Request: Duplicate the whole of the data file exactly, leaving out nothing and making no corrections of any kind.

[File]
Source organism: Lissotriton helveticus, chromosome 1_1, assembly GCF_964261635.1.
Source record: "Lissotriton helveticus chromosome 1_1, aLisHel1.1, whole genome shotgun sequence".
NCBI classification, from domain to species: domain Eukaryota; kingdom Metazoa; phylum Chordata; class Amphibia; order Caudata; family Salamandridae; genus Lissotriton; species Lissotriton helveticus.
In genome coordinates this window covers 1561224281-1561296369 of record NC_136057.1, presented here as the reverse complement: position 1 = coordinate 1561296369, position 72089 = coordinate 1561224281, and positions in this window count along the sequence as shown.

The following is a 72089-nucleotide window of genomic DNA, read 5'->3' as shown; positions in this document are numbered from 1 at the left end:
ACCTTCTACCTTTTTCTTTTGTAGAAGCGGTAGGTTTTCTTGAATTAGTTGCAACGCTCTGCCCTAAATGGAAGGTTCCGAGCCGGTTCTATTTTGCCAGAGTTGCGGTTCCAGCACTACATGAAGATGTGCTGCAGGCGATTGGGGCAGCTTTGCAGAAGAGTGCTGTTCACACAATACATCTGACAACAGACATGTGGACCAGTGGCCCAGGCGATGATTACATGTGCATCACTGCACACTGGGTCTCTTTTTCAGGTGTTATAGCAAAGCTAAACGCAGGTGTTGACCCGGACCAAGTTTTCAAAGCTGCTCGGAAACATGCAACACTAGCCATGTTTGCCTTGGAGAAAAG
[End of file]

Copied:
Source organism: Lissotriton helveticus, chromosome 1_1, assembly GCF_964261635.1.
Source record: "Lissotriton helveticus chromosome 1_1, aLisHel1.1, whole genome shotgun sequence".
NCBI classification, from domain to species: domain Eukaryota; kingdom Metazoa; phylum Chordata; class Amphibia; order Caudata; family Salamandridae; genus Lissotriton; species Lissotriton helveticus.
In genome coordinates this window covers 1561224281-1561296369 of record NC_136057.1, presented here as the reverse complement: position 1 = coordinate 1561296369, position 72089 = coordinate 1561224281, and positions in this window count along the sequence as shown.

The following is a 72089-nucleotide window of genomic DNA, read 5'->3' as shown; positions in this document are numbered from 1 at the left end:
ACCTTCTACCTTTTTCTTTTGTAGAAGCGGTAGGTTTTCTTGAATTAGTTGCAACGCTCTGCCCTAAATGGAAGGTTCCGAGCCGGTTCTATTTTGCCAGAGTTGCGGTTCCAGCACTACATGAAGATGTGCTGCAGGCGATTGGGGCAGCTTTGCAGAAGAGTGCTGTTCACACAATACATCTGACAACAGACATGTGGACCAGTGGCCCAGGCGATGATTACATGTGCATCACTGCACACTGGGTCTCTTTTTCAGGTGTTATAGCAAAGCTAAACGCAGGTGTTGACCCGGACCAAGTTTTCAAAGCTGCTCGGAAACATGCAACACTAGCCATGTTTGCCTTGGAGAAAAG